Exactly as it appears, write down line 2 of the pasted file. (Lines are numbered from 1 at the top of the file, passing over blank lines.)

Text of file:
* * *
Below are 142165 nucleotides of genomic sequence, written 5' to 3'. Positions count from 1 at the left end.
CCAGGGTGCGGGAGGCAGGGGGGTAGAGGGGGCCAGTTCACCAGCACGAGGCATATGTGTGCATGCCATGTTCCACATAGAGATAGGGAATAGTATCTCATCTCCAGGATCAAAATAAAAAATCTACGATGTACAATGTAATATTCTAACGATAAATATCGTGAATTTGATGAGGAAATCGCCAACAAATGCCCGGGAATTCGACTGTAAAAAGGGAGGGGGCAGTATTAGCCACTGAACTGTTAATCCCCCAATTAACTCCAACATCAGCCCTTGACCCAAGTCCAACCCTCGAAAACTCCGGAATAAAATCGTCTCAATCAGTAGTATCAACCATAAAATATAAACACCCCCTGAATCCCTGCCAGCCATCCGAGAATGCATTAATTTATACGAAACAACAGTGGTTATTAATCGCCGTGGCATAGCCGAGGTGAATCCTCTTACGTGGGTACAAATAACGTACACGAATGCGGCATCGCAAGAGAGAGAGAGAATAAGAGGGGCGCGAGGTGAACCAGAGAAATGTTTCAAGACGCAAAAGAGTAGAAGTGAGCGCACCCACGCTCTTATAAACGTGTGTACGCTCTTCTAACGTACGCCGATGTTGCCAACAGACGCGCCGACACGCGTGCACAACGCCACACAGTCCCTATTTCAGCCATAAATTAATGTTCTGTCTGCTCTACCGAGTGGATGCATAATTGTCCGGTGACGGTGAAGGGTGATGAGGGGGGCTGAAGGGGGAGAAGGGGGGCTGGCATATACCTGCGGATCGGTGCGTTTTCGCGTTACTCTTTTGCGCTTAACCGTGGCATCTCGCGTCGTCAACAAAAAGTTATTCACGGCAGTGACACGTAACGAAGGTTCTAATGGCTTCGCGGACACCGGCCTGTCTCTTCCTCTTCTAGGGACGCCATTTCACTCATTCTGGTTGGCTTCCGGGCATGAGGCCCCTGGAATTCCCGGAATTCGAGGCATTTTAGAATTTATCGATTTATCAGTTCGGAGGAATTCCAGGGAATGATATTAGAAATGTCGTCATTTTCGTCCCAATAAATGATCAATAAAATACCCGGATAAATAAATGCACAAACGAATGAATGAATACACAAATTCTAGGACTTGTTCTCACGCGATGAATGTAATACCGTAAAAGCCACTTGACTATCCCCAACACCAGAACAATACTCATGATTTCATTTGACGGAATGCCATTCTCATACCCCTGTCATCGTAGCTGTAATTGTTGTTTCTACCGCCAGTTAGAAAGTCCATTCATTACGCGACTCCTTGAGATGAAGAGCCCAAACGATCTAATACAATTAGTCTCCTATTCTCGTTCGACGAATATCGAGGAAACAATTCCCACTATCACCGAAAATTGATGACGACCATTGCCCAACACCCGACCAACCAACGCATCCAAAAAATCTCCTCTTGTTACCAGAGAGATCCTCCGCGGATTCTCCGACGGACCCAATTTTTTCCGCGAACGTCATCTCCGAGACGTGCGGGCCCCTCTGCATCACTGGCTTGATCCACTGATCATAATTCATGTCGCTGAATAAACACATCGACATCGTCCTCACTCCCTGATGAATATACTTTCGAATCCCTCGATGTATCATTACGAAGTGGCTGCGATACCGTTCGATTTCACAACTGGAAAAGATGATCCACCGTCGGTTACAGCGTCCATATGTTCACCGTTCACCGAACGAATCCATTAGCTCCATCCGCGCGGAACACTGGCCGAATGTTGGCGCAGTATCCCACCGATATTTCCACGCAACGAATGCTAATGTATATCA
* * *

CCAGGGTGCGGGAGGCAGGGGGGTAGAGGGGGCCAGTTCACCAGCACGAGGCATATGTGTGCATGCCATGTTCCACATAGAGATAGGGAATAGTATCTCATCTCCAGGATCAAAATAAAAAATCTACGATGTACAATGTAATATTCTAACGATAAATATCGTGAATTTGATGAGGAAATCGCCAACAAATGCCCGGGAATTCGACTGTAAAAAGGGAGGGGGCAGTATTAGCCACTGAACTGTTAATCCCCCAATTAACTCCAACATCAGCCCTTGACCCAAGTCCAACCCTCGAAAACTCCGGAATAAAATCGTCTCAATCAGTAGTATCAACCATAAAATATAAACACCCCCTGAATCCCTGCCAGCCATCCGAGAATGCATTAATTTATACGAAACAACAGTGGTTATTAATCGCCGTGGCATAGCCGAGGTGAATCCTCTTACGTGGGTACAAATAACGTACACGAATGCGGCATCGCAAGAGAGAGAGAGAATAAGAGGGGCGCGAGGTGAACCAGAGAAATGTTTCAAGACGCAAAAGAGTAGAAGTGAGCGCACCCACGCTCTTATAAACGTGTGTACGCTCTTCTAACGTACGCCGATGTTGCCAACAGACGCGCCGACACGCGTGCACAACGCCACACAGTCCCTATTTCAGCCATAAATTAATGTTCTGTCTGCTCTACCGAGTGGATGCATAATTGTCCGGTGACGGTGAAGGGTGATGAGGGGGGCTGAAGGGGGAGAAGGGGGGCTGGCATATACCTGCGGATCGGTGCGTTTTCGCGTTACTCTTTTGCGCTTAACCGTGGCATCTCGCGTCGTCAACAAAAAGTTATTCACGGCAGTGACACGTAACGAAGGTTCTAATGGCTTCGCGGACACCGGCCTGTCTCTTCCTCTTCTAGGGACGCCATTTCACTCATTCTGGTTGGCTTCCGGGCATGAGGCCCCTGGAATTCCCGGAATTCGAGGCATTTTAGAATTTATCGATTTATCAGTTCGGAGGAATTCCAGGGAATGATATTAGAAATGTCGTCATTTTCGTCCCAATAAATGATCAATAAAATACCCGGATAAATAAATGCACAAACGAATGAATGAATACACAAATTCTAGGACTTGTTCTCACGCGATGAATGTAATACCGTAAAAGCCACTTGACTATCCCCAACACCAGAACAATACTCATGATTTCATTTGACGGAATGCCATTCTCATACCCCTGTCATCGTAGCTGTAATTGTTGTTTCTACCGCCAGTTAGAAAGTCCATTCATTACGCGACTCCTTGAGATGAAGAGCCCAAACGATCTAATACAATTAGTCTCCTATTCTCGTTCGACGAATATCGAGGAAACAATTCCCACTATCACCGAAAATTGATGACGACCATTGCCCAACACCCGACCAACCAACGCATCCAAAAAATCTCCTCTTGTTACCAGAGAGATCCTCCGCGGATTCTCCGACGGACCCAATTTTTTCCGCGAACGTCATCTCCGAGACGTGCGGGCCCCTCTGCATCACTGGCTTGATCCACTGATCATAATTCATGTCGCTGAATAAACACATCGACATCGTCCTCACTCCCTGATGAATATACTTTCGAATCCCTCGATGTATCATTACGAAGTGGCTGCGATACCGTTCGATTTCACAACTGGAAAAGATGATCCACCGTCGGTTACAGCGTCCATATGTTCACCGTTCACCGAACGAATCCATTAGCTCCATCCGCGCGGAACACTGGCCGAATGTTGGCGCAGTATCCCACCGATATTTCCACGCAACGAATGCTAATGTATATCA